Portland parents describe the hunt for day care as “blood sport. "In one email reviewed by Bloomberg, a vice president who sent two of her kids to Nike day care petitioned Parker and other executives, including Chief Operating Officer Eric Sprunk and HR-head Monique Matheson, to reconsider. She described how access to the NCDP helped her rise through the ranks. She didn’t have to worry about her children during the day; when she was a nursing mother, she didn’t have to leave campus to breastfeed. What’s more, some employees said, the change is emblematic of Nike’s failure to adjust a corporate culture that at best ignores the professional stress faced by women in particular.
Last year the company ousted a number of senior executives after an investigation related to sexual misconduct, but it is still facing a gender discrimination suit. Most recently, female track athletes signed with Nike publicly complained that the company financially penalized them when they got pregnant. (Nike said it improved the policy last year but failed to notify all athletes.)
Nike says the opposite is true — if anything, this change is part of a redoubled commitment to women’s empowerment in general and female employees in particular. Since 2006, the number of employees at its Oregon headquarters has more than doubled to more than 12,000, growth that’s strained the day care program. The NCDP has three sites in three different buildings on the campus. The new set-up will open up day care to more employees, while offering similar benefits, pay, and better career opportunities to staff at the centers, the company told employees in an email.
“We aim to make all of our benefits inclusive,” Sprunk said in an email to an employee reviewed by Bloomberg. That, he added, “includes providing this benefit to the more than 500 families who can’t take advantage of it today. I would ask you to also consider the experience from the lens of the parents who have been on the waitlist.”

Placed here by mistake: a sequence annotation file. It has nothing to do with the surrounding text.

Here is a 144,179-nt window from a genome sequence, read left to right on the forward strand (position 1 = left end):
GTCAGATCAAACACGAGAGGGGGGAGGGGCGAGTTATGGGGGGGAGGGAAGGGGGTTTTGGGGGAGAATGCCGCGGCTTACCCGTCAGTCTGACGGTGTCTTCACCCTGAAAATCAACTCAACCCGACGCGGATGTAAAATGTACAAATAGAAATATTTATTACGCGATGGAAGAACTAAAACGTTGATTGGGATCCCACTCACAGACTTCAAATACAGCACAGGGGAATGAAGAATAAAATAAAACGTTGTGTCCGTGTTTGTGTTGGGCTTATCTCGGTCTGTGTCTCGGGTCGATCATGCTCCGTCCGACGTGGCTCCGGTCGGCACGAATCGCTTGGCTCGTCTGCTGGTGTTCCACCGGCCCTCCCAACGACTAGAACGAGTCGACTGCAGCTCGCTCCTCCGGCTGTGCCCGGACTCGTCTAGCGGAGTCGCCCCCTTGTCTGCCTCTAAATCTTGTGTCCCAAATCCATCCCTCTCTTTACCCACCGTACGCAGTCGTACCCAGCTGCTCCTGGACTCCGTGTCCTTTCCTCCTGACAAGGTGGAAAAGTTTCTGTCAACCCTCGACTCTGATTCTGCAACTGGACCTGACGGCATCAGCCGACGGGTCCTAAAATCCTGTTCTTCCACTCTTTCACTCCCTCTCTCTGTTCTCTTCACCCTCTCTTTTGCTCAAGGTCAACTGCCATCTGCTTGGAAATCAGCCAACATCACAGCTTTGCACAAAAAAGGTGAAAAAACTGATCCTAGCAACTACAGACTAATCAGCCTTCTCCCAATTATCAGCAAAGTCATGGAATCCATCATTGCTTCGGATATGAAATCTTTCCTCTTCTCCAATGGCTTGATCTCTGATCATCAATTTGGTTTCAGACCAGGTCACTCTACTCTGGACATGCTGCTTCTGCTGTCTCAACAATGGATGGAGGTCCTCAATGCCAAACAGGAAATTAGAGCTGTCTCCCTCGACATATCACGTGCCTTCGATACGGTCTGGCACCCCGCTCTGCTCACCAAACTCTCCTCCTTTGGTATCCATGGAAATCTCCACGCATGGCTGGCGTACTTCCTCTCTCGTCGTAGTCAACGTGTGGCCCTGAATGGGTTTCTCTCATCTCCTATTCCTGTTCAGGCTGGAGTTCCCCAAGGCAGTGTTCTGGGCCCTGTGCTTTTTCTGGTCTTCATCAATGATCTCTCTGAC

Nike has long positioned itself as a champion of female empowerment, and it’s increasingly targeting female consumers. In February, the company released a 90-second ad, narrated by Nike endorser Serena Williams, featuring dozens of women breaking sports stereotypes and gender barriers. As of now, the company’s women’s business accounts for less than half its men’s revenue, but it’s growing nearly twice as fast. “We think 2019 is going to be a true tipping point for women in sport,” Parker said earlier this year. “With more participation, more coverage and overall more energy.”
The recent criticisms of Nike’s corporate culture, then, have been jarring. Nike’s female employees occupy the same demographic the company is betting on for sales growth. And while convenient, affordable childcare benefits all parents, it’s especially important for women, who are more likely than men to drop out of the workforce after they have kids.
“Childcare is so expensive — that’s a huge barrier for women in particular who are looking at: ‘I just had a child. Does it make sense for me to return to work given my income and the cost of care?’” said Julia Barfield, a senior manager at the U.S. Chamber of Commerce Foundation, who focuses on early childhood education. If subsidized childcare, not unlike what Nike currently offers its workers, were universally available, U.S. GDP would grow by $702 billion in 10 years, in part by freeing up women to work, according to one recent analysis by Moody’s.
Companies don’t typically fill in that gap. Nike is among just 3% of companies to provide on-site childcare services, according to a SHRM survey. Another 4%, including Starbucks and Best Buy, offer subsidized back-up care for when regular arrangements fall through. Earlier this year a group of 1,800 moms at Amazon petitioned CEO Jeff Bezos to add a back-up care benefit.
Even as they asked Nike executives not to go forward with the proposed changes to the NCDP, employees acknowledged their relative good fortune. They know that having access to high-quality childcare at work is an extraordinary benefit. They described it as a powerful tool for recruiting and retention — an incentive to work at Nike and a reason to be proud of the company culture.